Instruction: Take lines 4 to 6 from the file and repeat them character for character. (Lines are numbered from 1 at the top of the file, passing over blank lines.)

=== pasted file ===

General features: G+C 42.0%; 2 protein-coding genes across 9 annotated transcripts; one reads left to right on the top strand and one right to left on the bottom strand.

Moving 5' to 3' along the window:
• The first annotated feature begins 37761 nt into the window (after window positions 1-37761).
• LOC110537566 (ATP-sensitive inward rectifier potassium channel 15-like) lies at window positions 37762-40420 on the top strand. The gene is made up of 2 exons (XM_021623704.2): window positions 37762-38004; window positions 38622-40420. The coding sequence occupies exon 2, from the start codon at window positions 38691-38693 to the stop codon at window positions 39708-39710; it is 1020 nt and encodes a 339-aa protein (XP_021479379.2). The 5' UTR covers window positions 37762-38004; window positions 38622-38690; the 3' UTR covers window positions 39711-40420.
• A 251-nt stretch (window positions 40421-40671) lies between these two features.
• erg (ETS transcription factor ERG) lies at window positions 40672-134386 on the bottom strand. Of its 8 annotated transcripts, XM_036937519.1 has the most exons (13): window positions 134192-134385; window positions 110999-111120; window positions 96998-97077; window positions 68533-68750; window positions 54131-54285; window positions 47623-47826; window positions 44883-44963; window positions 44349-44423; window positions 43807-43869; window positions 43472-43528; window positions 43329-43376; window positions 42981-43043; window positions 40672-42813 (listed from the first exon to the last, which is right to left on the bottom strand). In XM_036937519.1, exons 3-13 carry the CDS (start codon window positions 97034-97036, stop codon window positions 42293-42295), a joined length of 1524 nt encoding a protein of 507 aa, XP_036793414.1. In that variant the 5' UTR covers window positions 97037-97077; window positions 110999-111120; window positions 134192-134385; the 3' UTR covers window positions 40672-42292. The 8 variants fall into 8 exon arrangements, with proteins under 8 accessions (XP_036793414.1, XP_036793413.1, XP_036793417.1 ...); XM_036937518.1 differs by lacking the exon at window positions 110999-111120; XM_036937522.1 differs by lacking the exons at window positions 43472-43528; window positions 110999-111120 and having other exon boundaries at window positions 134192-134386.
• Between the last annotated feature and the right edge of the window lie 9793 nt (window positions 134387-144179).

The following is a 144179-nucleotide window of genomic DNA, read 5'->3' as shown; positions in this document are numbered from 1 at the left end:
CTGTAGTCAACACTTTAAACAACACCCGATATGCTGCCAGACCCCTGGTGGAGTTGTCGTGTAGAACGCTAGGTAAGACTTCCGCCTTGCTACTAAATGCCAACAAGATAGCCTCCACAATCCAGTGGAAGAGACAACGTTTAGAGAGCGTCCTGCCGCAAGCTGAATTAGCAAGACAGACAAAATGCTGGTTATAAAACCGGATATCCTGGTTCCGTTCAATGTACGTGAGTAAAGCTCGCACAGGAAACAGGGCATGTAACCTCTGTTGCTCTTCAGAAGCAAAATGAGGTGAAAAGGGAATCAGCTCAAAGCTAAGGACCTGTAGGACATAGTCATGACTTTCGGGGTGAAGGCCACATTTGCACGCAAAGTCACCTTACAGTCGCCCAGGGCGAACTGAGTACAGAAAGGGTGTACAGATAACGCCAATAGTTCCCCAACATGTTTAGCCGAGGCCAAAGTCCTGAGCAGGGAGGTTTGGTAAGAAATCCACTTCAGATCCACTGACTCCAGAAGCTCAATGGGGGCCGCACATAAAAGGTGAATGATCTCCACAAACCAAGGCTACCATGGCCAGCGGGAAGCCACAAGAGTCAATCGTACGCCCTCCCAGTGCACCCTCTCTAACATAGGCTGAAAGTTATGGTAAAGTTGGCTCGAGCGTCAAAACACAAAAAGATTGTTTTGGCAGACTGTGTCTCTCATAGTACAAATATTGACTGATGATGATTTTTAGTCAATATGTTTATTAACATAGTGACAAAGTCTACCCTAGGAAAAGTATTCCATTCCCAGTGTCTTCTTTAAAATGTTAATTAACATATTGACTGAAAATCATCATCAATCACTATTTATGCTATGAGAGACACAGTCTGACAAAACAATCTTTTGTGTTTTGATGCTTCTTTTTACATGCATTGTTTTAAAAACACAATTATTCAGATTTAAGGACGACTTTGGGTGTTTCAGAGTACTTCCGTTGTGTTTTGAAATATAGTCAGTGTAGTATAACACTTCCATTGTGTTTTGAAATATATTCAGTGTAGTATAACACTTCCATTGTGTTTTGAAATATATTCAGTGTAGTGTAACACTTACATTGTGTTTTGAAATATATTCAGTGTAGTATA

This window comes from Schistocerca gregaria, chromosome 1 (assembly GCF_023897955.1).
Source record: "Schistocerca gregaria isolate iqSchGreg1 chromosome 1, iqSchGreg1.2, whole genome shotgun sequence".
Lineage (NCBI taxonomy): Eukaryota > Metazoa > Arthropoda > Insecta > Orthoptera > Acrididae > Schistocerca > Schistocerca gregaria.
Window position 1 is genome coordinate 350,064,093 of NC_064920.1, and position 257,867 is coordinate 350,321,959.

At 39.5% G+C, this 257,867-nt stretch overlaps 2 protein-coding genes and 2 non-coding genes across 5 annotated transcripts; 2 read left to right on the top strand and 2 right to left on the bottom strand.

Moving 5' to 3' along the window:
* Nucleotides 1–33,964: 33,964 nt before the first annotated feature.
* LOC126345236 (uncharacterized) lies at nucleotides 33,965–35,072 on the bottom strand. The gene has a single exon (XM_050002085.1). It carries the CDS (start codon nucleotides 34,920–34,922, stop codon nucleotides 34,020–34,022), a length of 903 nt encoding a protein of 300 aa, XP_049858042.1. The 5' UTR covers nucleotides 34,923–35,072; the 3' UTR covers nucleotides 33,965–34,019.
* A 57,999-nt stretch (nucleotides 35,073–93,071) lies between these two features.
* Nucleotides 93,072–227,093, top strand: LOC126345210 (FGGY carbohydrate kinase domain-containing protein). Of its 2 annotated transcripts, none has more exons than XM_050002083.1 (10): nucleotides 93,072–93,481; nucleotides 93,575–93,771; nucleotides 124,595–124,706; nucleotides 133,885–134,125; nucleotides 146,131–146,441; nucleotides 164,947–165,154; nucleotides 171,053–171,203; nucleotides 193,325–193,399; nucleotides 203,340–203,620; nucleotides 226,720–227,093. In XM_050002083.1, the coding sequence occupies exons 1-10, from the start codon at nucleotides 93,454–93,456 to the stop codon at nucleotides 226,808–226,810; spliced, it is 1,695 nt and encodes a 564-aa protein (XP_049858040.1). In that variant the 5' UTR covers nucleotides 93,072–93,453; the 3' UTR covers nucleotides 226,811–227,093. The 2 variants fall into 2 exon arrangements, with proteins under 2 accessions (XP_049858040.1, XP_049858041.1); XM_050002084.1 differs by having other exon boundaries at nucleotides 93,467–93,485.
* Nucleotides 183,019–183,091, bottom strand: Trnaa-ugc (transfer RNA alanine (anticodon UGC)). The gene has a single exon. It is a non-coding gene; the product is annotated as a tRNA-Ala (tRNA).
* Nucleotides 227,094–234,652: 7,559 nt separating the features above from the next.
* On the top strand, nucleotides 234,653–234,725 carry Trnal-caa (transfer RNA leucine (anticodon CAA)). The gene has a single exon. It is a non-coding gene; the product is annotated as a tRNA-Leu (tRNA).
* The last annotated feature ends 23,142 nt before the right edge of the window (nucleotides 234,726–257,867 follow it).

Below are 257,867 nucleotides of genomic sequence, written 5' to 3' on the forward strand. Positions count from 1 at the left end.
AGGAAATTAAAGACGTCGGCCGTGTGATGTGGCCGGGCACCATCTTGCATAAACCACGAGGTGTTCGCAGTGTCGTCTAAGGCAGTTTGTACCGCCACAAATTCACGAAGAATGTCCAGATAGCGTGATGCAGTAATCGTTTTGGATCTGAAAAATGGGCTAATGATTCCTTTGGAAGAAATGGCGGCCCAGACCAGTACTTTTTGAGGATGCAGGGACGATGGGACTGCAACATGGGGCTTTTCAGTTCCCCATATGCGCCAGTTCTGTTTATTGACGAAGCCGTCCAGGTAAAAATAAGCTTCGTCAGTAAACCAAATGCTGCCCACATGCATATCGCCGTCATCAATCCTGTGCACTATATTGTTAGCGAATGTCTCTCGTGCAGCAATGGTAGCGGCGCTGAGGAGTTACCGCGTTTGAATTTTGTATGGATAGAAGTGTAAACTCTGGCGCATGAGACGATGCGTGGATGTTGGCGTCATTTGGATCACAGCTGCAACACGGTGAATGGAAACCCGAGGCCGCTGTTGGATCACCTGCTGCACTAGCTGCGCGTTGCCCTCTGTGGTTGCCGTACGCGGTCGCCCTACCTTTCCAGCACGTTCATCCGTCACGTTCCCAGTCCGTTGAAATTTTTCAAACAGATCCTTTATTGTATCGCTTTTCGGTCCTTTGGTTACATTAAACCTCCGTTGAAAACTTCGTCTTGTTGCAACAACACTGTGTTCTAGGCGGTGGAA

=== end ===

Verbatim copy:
• LOC110537566 (ATP-sensitive inward rectifier potassium channel 15-like) lies at window positions 37762-40420 on the top strand. The gene is made up of 2 exons (XM_021623704.2): window positions 37762-38004; window positions 38622-40420. The coding sequence occupies exon 2, from the start codon at window positions 38691-38693 to the stop codon at window positions 39708-39710; it is 1020 nt and encodes a 339-aa protein (XP_021479379.2). The 5' UTR covers window positions 37762-38004; window positions 38622-38690; the 3' UTR covers window positions 39711-40420.
• A 251-nt stretch (window positions 40421-40671) lies between these two features.
• erg (ETS transcription factor ERG) lies at window positions 40672-134386 on the bottom strand. Of its 8 annotated transcripts, XM_036937519.1 has the most exons (13): window positions 134192-134385; window positions 110999-111120; window positions 96998-97077; window positions 68533-68750; window positions 54131-54285; window positions 47623-47826; window positions 44883-44963; window positions 44349-44423; window positions 43807-43869; window positions 43472-43528; window positions 43329-43376; window positions 42981-43043; window positions 40672-42813 (listed from the first exon to the last, which is right to left on the bottom strand). In XM_036937519.1, exons 3-13 carry the CDS (start codon window positions 97034-97036, stop codon window positions 42293-42295), a joined length of 1524 nt encoding a protein of 507 aa, XP_036793414.1. In that variant the 5' UTR covers window positions 97037-97077; window positions 110999-111120; window positions 134192-134385; the 3' UTR covers window positions 40672-42292. The 8 variants fall into 8 exon arrangements, with proteins under 8 accessions (XP_036793414.1, XP_036793413.1, XP_036793417.1 ...); XM_036937518.1 differs by lacking the exon at window positions 110999-111120; XM_036937522.1 differs by lacking the exons at window positions 43472-43528; window positions 110999-111120 and having other exon boundaries at window positions 134192-134386.